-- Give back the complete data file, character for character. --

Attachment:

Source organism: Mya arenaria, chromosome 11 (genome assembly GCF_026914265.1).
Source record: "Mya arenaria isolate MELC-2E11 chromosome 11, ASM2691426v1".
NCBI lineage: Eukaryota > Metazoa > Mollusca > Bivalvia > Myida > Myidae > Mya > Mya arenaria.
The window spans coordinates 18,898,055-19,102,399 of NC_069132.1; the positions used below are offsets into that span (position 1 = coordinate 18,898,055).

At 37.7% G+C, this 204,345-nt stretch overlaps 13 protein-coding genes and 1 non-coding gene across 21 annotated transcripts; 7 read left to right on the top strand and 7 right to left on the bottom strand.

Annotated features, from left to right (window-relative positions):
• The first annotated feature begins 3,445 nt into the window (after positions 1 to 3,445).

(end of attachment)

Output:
Source organism: Mya arenaria, chromosome 11 (genome assembly GCF_026914265.1).
Source record: "Mya arenaria isolate MELC-2E11 chromosome 11, ASM2691426v1".
NCBI lineage: Eukaryota > Metazoa > Mollusca > Bivalvia > Myida > Myidae > Mya > Mya arenaria.
The window spans coordinates 18,898,055-19,102,399 of NC_069132.1; the positions used below are offsets into that span (position 1 = coordinate 18,898,055).

At 37.7% G+C, this 204,345-nt stretch overlaps 13 protein-coding genes and 1 non-coding gene across 21 annotated transcripts; 7 read left to right on the top strand and 7 right to left on the bottom strand.

Annotated features, from left to right (window-relative positions):
• The first annotated feature begins 3,445 nt into the window (after positions 1 to 3,445).